Yan Gamarnik

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Yan Gamarnik
Ян Гамарник
Gamarnyk.jpg
Leader of Kiev Bolsheviks
In office
1917–1918
Mayor of Kiev
In office
February 1920 – 1923
President Grigory Petrovsky
Preceded by Ipolit Dyakov
Succeeded by Hryhoriy Hrynko
Chairman of Kiev Governorate
In office
February 1920 – 1923
President Grigory Petrovsky
Preceded by Oleksandr Shumsky[1]
Succeeded by Hryhoriy Hrynko
Leader of Odessa Bolsheviks
In office
1919–1920
Chairman of Far-East Revkom
In office
1923 – January 4, 1926
President Mikhail Kalinin
Preceded by Nikolay Matveyev as the president of the Far-East Republic
Succeeded by himself as the chairman of Far-East Krai
Chairman of Far-East Krai
In office
January 4, 1926 – 1927
President Mikhail Kalinin
Preceded by himself as the chairman of Far-East Revkom
Succeeded by Sergei Chutskayev
Chief of Red Army Politcontrol
In office
October 1, 1929 – May 31, 1937
President Kliment Voroshilov
Preceded by Andrei Bubnov
Succeeded by Pyotr Smirnov
Personal details
Born Jakov Borysovych Pudykovich
June 2 [O.S. May 21] 1894
Zhytomyr, Volhynian Governorate, Russian Empire
Died May 31, 1937(1937-05-31) (aged 42)
Moscow, Soviet Union
Nationality Soviet
Political party CPSU (1916-)
CP(b)U (1918-)
Spouse(s)  ?
Children Viktoria Kochneva
Alma mater St Petersburg Psychoneurological Institute
Occupation military leader, revolutionary, politician
Military service
Allegiance Soviet Union
Service/branch Army
Years of service 1919-1937
Rank Army Commissar of 1st rank
Unit 58th Rifle Division
Commands Army Political Administration (1929-37)
Awards Order of the Red Banner (1928)
Order of Lenin (1933)

Yan Gamarnik (birth name Jakiv Borysovych Pudykovych (Ukrainian: Я́кiв Бори́сович Пудико́вич), sometimes known as Yakov Gamarnik (Russian: Яков Гамарник) (June 2 [O.S. May 21] 1894 – May 31, 1937) was a Soviet military commander and politician of Jewish ethnicity.

Biography[edit]

Gamarnik was born in Zhytomyr in a Jewish family as Jakiv Borysovych Pudykovych. He attended the St Petersburg Psychoneurological Institute and the Law School of Kiev University. In 1917 he became a member and the secretary of the Kiev committee of the Communist Party of the Soviet Union. From 1921 to 1923 Gamarnik was a chairman of the Kiev city council (see Mayor of Kiev). During his administration Kiev was divided into five districts. He went through many Communist Party positions, both civil and military, e.g. a First Secretary of the Belarusian Communist Party of Belorussia from December 1928 to October 1929.[2]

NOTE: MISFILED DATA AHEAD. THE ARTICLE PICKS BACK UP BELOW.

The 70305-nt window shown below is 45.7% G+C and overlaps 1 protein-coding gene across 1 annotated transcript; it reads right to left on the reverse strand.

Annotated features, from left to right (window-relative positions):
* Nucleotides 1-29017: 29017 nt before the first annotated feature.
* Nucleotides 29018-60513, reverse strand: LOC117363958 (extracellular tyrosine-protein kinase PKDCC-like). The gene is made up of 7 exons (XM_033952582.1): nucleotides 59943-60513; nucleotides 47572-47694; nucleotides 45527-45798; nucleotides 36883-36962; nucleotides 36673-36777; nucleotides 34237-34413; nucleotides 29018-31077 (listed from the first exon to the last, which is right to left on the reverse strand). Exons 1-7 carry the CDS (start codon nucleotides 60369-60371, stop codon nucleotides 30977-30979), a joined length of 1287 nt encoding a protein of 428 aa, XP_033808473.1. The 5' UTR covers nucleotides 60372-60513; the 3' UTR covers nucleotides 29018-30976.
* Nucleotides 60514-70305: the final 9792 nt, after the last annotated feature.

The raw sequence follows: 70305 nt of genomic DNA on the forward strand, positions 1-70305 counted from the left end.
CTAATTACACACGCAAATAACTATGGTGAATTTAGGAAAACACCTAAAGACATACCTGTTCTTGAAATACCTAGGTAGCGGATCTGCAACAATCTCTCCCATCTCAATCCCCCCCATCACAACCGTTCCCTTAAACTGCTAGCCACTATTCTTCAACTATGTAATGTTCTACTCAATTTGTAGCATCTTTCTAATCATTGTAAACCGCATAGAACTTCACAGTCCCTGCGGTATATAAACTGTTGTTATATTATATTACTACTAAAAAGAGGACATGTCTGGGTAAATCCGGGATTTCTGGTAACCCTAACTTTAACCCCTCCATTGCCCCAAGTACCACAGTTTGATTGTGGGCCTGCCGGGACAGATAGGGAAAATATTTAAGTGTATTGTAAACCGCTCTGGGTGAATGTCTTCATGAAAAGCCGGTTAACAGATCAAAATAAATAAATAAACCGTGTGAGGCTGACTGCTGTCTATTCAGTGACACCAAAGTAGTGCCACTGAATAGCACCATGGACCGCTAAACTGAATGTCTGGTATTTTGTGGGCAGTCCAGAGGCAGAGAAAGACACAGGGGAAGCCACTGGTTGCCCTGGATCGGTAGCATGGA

He was instrumental in preparing the 10-year development plan for the Far-Eastern region of the USSR.

An idealist, Gamarnik was a staunch supporter of Marshal Tukhachevsky's drive to make USSR a military superpower. In 1937 Gamarnik was accused of participating in an anti-Soviet conspiracy after the Case of Trotskyist Anti-Soviet Military Organization; however, shortly before the trial he had actually been called upon by the Soviet government to be one of the judges for the accused. He insisted on Tukhachevsky's innocence and later committed suicide before he could be punished for his actions. Only after this was he added to the list of conspirators. He was rehabilitated posthumously by the CC CPSU and Nikita Khrushchev in 1955.

Honours and awards[edit]

This article incorporates information from the equivalent article on the Russian Wikipedia.
  • The town Suchan was named Gamarnik in his honour (1932-1937)
Political offices
Preceded by
Ipolit Dyakov
Mayor of Kiev
1921–1923
Succeeded by
Hryhoriy Hrynko

References[edit]

  1. ^ Глава правительства Киевской области
  2. ^ Belarus

Sources[edit]